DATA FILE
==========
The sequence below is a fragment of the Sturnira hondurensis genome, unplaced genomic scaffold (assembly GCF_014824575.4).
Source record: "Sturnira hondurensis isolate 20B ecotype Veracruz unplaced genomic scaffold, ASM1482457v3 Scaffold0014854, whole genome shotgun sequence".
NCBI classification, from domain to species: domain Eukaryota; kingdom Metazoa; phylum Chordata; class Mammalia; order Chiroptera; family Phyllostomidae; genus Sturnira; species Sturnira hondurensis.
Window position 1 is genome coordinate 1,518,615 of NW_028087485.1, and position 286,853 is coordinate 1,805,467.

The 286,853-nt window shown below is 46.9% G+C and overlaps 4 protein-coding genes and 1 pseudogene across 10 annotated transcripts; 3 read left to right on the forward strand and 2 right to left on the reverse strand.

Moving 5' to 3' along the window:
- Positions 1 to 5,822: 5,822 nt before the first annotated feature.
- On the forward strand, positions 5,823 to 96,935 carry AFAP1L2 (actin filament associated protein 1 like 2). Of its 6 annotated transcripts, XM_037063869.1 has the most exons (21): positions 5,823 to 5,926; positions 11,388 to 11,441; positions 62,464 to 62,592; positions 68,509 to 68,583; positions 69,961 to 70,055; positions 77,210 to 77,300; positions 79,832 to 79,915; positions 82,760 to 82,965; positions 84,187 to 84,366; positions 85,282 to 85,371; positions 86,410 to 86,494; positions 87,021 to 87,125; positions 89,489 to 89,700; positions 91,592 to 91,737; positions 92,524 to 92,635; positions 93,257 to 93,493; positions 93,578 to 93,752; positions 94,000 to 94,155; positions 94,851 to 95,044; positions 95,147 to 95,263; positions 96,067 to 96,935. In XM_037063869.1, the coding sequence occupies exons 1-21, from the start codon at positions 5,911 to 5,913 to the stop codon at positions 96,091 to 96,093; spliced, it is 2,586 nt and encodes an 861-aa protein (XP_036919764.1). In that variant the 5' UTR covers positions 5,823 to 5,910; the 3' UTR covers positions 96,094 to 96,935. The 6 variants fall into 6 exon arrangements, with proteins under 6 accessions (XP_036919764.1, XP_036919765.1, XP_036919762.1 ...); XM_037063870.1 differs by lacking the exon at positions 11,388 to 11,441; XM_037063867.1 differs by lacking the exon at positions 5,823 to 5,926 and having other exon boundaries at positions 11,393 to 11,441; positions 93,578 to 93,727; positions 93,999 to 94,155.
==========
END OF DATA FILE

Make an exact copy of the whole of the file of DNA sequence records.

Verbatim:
The sequence below is a fragment of the Sturnira hondurensis genome, unplaced genomic scaffold (assembly GCF_014824575.4).
Source record: "Sturnira hondurensis isolate 20B ecotype Veracruz unplaced genomic scaffold, ASM1482457v3 Scaffold0014854, whole genome shotgun sequence".
NCBI classification, from domain to species: domain Eukaryota; kingdom Metazoa; phylum Chordata; class Mammalia; order Chiroptera; family Phyllostomidae; genus Sturnira; species Sturnira hondurensis.
Window position 1 is genome coordinate 1,518,615 of NW_028087485.1, and position 286,853 is coordinate 1,805,467.

The 286,853-nt window shown below is 46.9% G+C and overlaps 4 protein-coding genes and 1 pseudogene across 10 annotated transcripts; 3 read left to right on the forward strand and 2 right to left on the reverse strand.

Moving 5' to 3' along the window:
- Positions 1 to 5,822: 5,822 nt before the first annotated feature.
- On the forward strand, positions 5,823 to 96,935 carry AFAP1L2 (actin filament associated protein 1 like 2). Of its 6 annotated transcripts, XM_037063869.1 has the most exons (21): positions 5,823 to 5,926; positions 11,388 to 11,441; positions 62,464 to 62,592; positions 68,509 to 68,583; positions 69,961 to 70,055; positions 77,210 to 77,300; positions 79,832 to 79,915; positions 82,760 to 82,965; positions 84,187 to 84,366; positions 85,282 to 85,371; positions 86,410 to 86,494; positions 87,021 to 87,125; positions 89,489 to 89,700; positions 91,592 to 91,737; positions 92,524 to 92,635; positions 93,257 to 93,493; positions 93,578 to 93,752; positions 94,000 to 94,155; positions 94,851 to 95,044; positions 95,147 to 95,263; positions 96,067 to 96,935. In XM_037063869.1, the coding sequence occupies exons 1-21, from the start codon at positions 5,911 to 5,913 to the stop codon at positions 96,091 to 96,093; spliced, it is 2,586 nt and encodes an 861-aa protein (XP_036919764.1). In that variant the 5' UTR covers positions 5,823 to 5,910; the 3' UTR covers positions 96,094 to 96,935. The 6 variants fall into 6 exon arrangements, with proteins under 6 accessions (XP_036919764.1, XP_036919765.1, XP_036919762.1 ...); XM_037063870.1 differs by lacking the exon at positions 11,388 to 11,441; XM_037063867.1 differs by lacking the exon at positions 5,823 to 5,926 and having other exon boundaries at positions 11,393 to 11,441; positions 93,578 to 93,727; positions 93,999 to 94,155.